Nathaniel STEVENSON, of Irish birth, moved from Westmoreland County to the eastern part of this township in 1798. He had previously been here on foot to select land. The children of Nathaniel and Mary (ALLEN) STEVENSON numbered eight, two of whom were born here--Jane (THOMPSON), George, Betsey (BALPH), Hugh, Mary (ROSE), Nathaniel, Sarah (BRYSON) and James. Except George and Betsey, all lived to be old. Hugh was in the war of 1812; he died recently at the age of eighty-seven. Nathaniel, James, Mary and Sarah are still living. Nathaniel was born in Westmoreland County, in 1796, and has been acquainted with Butler County from its earliest existence as a county.
Henry MONTOOTH lived in the eastern part of the township, and died here. He came from Delaware County. The name is now entirely gone from the county, the last of the family having emigrated to Ohio some years ago. The names of this family were--Mary, Henry, Nancy, Sarah, Elizabeth, Margaret and William.
Andrew MCGOWEN settled within the present lim- [p.329] its of Prospect in 1798. He was born in Maryland, but came here from Westmoreland County, bringing with him a wife and three children. Andrew MCGOWEN died in 1835, aged seventy-seven. Mrs. Catharine MCGOWEN (nee CRANER) died about the year 1820. Their children--Mary (STRAIN), Nancy, George, Eliza (NEVIL), Rebecca (WALTON), Catharine (GROSSMAN), Dorcas (SULLIVAN), James and Cynthia (BROWN)--all lived to have families except George, who died at the age of thirty-three. Four daughters are still living, viz., Rebecca, Catharine, Dorcas and Cynthia. Mrs. SULLIVAN, born in 1807, still resides upon the land which her own labor helped to convert into a home.
Mr. MCGOWEN was the first settler within the bounds of the borough Prospect. His dwelling was, in contrast with the beautiful homelike structures now so common, a very primitive one. The floor was of split logs, and the roof of clapboards. In 1815, he raised a two-story log house, built a stone chimney, and put glass windows in. To haul the stone, he made a wagon, cutting off the end of a log two blocks for wheels. This wagon was used many a year on the farm in place of a sled, which was the usual method of conveying loads in those days. Soon after coming here, Mr. MCGOWEN lost his horse, the animal getting "swamped" in the low ground, and, having to go to mill, he took the grist upon the back of an ox. The first day he reached the mill, which was twenty miles distant, on the Big Beaver. He remained with the miller over night, and the next day returned as far as Zelienople, where he encamped for the night, turning the ox loose to feed. The third day he arrived home, and was eagerly welcomed by his wife and little children who had been alone during his absence.
William HUNTER settled north of the MCGOWEN farm at an early date. He died, and was buried on the place. His wife lived over one hundred years. Two of their daughters, Peggy and Jennie, married MCCULLOUGHs (Matthew and John), and the father willed the property to them. The MCCULLOUGHs were Irish.
Leonard SHANNON was born while his parents were crossing the Atlantic ocean coming from Ireland. He passed his early life in Philadelphia, and moved here from Cumberland County with his family about the year 1798. When he came out to settle the place, he built a little shanty of puncheons in which he lived alone for three months. Salt was at times a very scarce article. Old Thomas MEANS, one of the neighbors, brought a quart from Westmoreland County at a period of great scarcity, and divided it among several families. SHANNON packed salt from Westmoreland County, when that article was worth $10 a bushel. He also had to take his plow-points to Westmoreland to have them sharpened. His son David afterward learned the blacksmith's trade in Pittsburgh, and returning home, worked for the settlers. Wolves and bears gave this family much annoyance. Mr. SHANNON built a stout log pen to preserve his sheep. The wolves would come at night and howl around, frequently digging under the logs in an effort to get the sheep. He built wolf traps of logs, and so captured many wolves and bears. The family had a hand mill for grinding corn. It consisted of two stones upon a bench, one fitted with an arrangement for turning it, and required two persons to operate it, one turning and the other dropping in the kernels with the hand.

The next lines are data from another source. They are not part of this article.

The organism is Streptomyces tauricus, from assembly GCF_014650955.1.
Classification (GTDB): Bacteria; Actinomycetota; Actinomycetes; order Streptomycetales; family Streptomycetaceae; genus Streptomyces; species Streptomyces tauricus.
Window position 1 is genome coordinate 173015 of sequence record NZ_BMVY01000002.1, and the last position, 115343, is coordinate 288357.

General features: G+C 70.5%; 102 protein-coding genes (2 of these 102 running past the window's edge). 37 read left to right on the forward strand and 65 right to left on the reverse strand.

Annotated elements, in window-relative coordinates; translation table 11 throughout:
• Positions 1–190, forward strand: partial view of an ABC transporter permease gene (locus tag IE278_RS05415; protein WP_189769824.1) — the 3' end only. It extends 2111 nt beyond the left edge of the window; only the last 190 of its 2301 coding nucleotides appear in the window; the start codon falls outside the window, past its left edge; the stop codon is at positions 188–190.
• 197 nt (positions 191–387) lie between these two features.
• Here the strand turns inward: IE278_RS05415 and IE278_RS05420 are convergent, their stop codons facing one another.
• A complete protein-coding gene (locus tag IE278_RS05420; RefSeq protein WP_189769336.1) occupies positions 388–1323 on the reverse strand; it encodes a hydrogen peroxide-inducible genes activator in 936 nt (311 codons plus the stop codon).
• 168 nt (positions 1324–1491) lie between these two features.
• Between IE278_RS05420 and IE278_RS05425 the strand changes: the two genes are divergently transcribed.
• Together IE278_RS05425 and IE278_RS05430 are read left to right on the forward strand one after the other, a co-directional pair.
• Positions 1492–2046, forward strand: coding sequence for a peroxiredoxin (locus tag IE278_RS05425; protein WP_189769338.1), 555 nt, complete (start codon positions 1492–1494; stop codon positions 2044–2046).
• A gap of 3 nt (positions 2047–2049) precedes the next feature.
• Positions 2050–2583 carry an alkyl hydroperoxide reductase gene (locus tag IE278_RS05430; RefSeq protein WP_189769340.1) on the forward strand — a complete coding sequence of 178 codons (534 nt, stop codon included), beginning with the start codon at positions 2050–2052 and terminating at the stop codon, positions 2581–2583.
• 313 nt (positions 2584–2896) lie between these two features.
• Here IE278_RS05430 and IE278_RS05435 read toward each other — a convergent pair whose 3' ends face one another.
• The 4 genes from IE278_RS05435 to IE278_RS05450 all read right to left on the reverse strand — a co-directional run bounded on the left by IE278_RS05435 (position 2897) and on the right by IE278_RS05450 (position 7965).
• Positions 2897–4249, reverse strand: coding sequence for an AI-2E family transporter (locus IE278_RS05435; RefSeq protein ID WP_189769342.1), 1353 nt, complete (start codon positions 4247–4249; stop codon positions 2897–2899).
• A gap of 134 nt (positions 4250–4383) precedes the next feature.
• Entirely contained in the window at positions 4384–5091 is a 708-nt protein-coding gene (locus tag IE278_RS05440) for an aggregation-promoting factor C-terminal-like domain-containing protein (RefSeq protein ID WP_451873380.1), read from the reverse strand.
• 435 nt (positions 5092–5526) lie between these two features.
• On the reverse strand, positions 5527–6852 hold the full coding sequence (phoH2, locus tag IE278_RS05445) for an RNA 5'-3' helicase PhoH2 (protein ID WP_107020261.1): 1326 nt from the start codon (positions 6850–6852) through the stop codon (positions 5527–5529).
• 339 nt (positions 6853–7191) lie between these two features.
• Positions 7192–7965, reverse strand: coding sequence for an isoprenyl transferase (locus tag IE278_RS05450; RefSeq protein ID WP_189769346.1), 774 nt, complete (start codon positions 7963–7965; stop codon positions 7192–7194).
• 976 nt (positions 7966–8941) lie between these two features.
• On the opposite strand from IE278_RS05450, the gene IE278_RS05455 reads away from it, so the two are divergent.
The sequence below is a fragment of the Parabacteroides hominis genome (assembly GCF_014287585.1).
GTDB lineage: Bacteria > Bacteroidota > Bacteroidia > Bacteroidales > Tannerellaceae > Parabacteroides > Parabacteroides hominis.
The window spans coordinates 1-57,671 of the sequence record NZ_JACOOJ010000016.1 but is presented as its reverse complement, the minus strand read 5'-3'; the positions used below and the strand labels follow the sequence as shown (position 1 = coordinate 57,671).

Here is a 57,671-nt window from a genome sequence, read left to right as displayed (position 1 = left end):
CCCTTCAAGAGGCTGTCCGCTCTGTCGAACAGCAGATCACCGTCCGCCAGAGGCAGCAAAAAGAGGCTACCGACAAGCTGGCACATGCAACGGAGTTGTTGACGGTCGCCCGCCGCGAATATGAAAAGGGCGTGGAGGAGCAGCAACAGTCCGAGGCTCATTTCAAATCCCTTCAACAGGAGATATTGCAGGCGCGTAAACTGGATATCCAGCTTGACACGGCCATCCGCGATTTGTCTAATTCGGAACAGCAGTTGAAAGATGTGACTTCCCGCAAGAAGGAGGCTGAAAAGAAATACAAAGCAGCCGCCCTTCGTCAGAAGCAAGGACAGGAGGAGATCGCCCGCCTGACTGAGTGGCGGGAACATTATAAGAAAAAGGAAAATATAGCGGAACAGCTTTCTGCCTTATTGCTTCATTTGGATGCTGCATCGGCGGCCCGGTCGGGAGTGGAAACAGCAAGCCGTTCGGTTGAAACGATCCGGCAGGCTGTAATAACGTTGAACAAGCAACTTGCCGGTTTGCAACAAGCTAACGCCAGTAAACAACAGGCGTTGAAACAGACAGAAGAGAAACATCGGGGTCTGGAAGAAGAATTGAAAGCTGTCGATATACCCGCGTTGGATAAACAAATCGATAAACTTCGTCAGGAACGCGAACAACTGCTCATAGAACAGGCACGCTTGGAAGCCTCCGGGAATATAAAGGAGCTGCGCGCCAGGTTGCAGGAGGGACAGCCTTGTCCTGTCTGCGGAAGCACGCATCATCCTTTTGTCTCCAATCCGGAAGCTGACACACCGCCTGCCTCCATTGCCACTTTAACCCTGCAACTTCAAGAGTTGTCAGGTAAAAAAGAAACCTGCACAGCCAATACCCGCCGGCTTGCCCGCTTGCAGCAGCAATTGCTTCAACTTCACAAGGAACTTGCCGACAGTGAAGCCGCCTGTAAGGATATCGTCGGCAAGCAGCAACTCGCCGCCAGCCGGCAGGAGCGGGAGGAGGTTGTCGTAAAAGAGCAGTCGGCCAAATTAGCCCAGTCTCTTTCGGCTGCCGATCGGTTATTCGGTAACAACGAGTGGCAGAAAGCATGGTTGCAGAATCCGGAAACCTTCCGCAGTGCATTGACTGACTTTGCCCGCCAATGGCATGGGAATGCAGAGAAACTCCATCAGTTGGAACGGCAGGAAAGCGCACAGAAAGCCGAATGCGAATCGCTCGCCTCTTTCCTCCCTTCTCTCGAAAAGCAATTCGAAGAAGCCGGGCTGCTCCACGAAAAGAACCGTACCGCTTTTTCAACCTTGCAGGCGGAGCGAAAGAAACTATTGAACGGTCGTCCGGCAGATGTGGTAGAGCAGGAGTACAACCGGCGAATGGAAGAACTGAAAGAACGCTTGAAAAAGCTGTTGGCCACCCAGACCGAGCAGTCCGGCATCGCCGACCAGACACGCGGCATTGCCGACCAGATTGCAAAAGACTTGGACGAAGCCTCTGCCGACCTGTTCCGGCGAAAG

There was much hunting at this date; deer, panthers, bears, wolves, turkeys and wild bees, were all abundant. Jefferson's Rock, on the SHANNON farm, is so called from a hunter named JEFFERSON, who, with the assistance of Leonard SHANNON, killed a bear over 400 pounds in weight, having first driven him into a hole under the rock. Rattlesnakes were so numerous that, while the men were mowing upon the farm, they sometimes killed as many as a hundred in one day. Their scythes became so full of poison that handling them made the men sick. Leonard SHANNON and his wife lived and died upon the farm now owned by their son, Samuel W. SHANNON, Esq., who furnished the foregoing particulars. Three of their children were born before the family removed to this county. The names of this family were David (once editor of the Butler Repository), Rachel, Sarah, Joseph, John, Mary (GIBSON), Jane (BERGER), Samuel W., Betsey and Hannah (MCGINNIS); Mary, Jane, S.W. and Hannah are still living. Leonard SHANNON was once Sheriff of Cumberland County. He was a man of great physical strength. It is said that he could pick up a barrel of whisky, hold it and drink from the bung as easily as most men can drink from a jug.